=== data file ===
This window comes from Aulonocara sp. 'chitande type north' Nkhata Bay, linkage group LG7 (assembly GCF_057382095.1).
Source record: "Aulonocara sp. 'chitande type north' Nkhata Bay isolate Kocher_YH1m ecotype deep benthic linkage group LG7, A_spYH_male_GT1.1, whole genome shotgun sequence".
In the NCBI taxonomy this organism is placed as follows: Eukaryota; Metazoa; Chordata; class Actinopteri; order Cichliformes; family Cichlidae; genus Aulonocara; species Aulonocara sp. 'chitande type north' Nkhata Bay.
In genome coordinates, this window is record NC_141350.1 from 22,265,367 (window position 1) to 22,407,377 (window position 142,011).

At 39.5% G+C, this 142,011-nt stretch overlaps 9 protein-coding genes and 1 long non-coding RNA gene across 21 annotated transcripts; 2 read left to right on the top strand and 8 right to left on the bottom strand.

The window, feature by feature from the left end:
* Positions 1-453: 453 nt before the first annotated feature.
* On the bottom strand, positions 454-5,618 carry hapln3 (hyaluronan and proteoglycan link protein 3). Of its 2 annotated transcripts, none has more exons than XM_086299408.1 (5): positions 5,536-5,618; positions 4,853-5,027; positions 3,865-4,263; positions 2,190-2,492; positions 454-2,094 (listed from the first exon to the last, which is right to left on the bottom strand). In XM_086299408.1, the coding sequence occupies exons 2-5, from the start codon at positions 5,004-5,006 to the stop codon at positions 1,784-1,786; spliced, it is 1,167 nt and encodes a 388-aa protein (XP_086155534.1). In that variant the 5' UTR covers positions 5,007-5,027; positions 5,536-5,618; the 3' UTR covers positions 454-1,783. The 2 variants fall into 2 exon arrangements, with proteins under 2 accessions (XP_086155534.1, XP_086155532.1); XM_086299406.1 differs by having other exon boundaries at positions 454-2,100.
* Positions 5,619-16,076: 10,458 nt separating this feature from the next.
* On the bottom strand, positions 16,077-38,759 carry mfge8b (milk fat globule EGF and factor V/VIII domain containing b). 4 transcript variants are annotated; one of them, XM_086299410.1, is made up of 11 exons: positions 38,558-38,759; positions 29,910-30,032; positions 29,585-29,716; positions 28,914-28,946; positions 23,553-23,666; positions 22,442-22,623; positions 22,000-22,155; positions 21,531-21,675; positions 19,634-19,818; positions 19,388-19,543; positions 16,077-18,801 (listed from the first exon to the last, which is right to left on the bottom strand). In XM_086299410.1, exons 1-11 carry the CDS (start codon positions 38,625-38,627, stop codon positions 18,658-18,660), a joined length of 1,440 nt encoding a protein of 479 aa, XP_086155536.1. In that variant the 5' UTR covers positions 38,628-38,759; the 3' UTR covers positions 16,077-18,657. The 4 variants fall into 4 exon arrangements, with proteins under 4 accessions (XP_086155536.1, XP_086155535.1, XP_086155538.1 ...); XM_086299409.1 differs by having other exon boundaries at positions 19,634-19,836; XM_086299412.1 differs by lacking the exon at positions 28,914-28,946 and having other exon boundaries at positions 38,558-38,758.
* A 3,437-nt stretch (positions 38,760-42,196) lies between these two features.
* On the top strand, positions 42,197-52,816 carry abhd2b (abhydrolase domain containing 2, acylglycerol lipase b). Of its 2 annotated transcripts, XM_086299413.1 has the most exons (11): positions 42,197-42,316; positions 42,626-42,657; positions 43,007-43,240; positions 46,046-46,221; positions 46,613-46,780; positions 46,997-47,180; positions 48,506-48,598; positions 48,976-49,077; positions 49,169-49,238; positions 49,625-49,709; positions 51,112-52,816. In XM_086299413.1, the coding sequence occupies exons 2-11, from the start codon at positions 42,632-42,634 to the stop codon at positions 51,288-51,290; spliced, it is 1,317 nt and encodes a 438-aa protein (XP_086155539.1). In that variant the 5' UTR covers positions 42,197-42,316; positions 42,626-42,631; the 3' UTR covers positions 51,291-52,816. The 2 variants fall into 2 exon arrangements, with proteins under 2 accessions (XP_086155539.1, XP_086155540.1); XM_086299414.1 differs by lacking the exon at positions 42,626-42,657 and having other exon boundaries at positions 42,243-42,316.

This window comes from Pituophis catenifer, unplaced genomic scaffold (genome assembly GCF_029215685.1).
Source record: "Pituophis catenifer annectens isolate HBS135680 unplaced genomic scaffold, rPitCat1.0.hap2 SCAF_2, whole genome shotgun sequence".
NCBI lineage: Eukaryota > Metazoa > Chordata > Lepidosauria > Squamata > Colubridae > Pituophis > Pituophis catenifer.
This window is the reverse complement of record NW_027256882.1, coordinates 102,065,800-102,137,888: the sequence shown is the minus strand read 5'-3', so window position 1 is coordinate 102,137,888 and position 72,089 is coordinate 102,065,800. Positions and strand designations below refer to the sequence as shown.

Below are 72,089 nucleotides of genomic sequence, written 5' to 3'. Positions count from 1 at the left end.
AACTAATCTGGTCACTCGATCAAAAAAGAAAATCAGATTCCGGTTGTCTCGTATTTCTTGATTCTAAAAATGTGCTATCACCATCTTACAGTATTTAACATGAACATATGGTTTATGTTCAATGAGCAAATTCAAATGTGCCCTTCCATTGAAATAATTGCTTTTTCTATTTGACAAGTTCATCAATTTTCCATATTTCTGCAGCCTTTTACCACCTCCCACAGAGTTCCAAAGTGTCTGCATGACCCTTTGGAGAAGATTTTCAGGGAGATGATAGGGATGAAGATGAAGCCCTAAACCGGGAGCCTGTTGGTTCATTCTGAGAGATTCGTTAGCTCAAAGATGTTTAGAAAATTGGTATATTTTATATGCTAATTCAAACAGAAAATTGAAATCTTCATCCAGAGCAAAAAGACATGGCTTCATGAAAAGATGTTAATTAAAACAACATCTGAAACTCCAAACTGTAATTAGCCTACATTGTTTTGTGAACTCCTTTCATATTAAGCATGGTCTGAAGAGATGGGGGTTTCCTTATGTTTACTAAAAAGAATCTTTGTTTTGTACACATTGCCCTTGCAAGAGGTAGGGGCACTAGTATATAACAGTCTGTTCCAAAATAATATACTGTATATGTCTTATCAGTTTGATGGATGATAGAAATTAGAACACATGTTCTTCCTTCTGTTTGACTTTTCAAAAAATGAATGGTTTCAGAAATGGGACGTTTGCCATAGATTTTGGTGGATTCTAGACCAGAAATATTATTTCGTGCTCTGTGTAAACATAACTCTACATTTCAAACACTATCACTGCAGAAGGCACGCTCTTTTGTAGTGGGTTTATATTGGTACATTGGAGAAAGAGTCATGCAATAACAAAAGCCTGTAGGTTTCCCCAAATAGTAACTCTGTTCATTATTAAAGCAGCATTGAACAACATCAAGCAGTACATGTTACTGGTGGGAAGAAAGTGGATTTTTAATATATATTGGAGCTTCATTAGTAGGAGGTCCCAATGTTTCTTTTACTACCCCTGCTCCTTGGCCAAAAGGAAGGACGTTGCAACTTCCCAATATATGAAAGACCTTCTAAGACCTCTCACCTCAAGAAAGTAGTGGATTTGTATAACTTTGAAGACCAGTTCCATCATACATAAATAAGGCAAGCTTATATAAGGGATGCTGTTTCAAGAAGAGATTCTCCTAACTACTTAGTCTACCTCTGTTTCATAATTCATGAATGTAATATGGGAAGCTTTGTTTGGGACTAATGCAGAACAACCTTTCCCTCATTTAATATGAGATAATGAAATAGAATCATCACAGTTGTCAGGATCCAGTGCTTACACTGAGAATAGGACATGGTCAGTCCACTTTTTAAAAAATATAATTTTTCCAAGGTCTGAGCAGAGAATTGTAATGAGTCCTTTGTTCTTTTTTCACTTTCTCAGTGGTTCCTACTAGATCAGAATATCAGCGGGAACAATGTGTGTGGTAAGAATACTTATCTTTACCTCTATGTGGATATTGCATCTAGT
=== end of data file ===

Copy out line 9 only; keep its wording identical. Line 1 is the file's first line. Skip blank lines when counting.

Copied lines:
* Positions 5,619-16,076: 10,458 nt separating this feature from the next.